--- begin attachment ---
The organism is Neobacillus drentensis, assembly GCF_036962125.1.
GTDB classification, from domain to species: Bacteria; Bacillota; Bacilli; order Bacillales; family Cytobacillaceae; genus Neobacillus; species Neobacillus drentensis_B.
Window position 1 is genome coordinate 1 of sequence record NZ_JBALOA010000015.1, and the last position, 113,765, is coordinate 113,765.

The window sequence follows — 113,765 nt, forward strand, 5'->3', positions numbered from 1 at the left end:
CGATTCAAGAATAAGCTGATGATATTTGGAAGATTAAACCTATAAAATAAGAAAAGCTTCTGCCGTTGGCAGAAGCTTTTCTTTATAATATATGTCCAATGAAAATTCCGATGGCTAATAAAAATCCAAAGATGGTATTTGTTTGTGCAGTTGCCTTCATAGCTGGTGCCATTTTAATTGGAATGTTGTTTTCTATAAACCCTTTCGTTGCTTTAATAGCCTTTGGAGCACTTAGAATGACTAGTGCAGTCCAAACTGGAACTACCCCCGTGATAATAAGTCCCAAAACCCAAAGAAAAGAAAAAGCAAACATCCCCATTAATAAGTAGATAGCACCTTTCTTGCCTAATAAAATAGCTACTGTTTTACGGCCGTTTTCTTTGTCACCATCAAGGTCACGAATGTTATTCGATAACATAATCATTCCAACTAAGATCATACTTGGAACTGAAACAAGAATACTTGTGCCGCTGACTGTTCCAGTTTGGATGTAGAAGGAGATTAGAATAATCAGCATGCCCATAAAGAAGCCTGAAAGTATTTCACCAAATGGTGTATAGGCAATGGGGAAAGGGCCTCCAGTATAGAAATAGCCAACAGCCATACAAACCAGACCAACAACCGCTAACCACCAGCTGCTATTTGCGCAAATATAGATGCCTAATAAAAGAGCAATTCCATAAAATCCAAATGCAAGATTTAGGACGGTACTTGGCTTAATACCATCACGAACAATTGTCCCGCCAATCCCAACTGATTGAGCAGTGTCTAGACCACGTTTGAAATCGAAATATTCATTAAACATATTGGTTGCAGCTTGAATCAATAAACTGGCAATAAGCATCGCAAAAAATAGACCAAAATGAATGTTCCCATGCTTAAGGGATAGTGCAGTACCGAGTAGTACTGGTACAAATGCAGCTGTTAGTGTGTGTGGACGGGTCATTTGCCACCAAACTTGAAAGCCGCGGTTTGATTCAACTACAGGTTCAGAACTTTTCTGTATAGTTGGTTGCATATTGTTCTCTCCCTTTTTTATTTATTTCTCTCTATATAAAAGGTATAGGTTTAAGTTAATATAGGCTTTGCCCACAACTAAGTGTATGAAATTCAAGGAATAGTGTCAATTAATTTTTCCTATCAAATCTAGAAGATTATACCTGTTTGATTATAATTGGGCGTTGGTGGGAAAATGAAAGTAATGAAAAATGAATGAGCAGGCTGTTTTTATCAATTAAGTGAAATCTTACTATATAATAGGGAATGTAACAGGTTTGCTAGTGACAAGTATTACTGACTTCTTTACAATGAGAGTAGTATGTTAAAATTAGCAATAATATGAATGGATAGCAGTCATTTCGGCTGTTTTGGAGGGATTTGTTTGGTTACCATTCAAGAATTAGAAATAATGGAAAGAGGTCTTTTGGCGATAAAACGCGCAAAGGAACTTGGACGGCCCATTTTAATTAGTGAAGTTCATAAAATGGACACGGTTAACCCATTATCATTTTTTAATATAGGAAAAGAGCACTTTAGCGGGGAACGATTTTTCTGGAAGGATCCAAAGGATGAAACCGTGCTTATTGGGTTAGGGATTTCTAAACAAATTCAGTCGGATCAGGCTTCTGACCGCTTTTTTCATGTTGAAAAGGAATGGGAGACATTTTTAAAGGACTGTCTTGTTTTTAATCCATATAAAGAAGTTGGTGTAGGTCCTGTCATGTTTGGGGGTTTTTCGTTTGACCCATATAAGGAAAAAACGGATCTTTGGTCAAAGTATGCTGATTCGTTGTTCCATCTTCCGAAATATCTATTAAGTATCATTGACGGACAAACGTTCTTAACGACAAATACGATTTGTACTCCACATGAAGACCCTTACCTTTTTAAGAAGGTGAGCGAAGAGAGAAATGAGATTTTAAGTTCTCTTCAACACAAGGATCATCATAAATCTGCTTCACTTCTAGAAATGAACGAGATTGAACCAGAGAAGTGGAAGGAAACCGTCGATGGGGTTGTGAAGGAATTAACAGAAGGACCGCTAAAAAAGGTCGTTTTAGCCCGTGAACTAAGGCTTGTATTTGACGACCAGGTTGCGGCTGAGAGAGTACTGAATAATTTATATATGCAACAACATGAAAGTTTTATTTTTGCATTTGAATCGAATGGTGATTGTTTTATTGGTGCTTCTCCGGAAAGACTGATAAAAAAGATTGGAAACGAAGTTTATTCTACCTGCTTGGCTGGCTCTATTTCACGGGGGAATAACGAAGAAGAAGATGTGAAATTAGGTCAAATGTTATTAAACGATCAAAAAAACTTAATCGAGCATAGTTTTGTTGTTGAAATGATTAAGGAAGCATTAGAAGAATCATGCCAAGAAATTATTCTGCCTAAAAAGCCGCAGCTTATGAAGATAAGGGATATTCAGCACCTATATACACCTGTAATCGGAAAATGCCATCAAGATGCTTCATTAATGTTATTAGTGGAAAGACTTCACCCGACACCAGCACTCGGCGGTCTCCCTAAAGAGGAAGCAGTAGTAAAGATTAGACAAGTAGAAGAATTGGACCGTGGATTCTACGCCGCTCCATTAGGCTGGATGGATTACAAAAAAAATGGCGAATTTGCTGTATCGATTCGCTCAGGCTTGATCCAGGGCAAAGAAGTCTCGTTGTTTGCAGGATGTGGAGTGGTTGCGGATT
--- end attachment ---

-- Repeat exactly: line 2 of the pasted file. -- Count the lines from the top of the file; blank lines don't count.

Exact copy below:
GTDB classification, from domain to species: Bacteria; Bacillota; Bacilli; order Bacillales; family Cytobacillaceae; genus Neobacillus; species Neobacillus drentensis_B.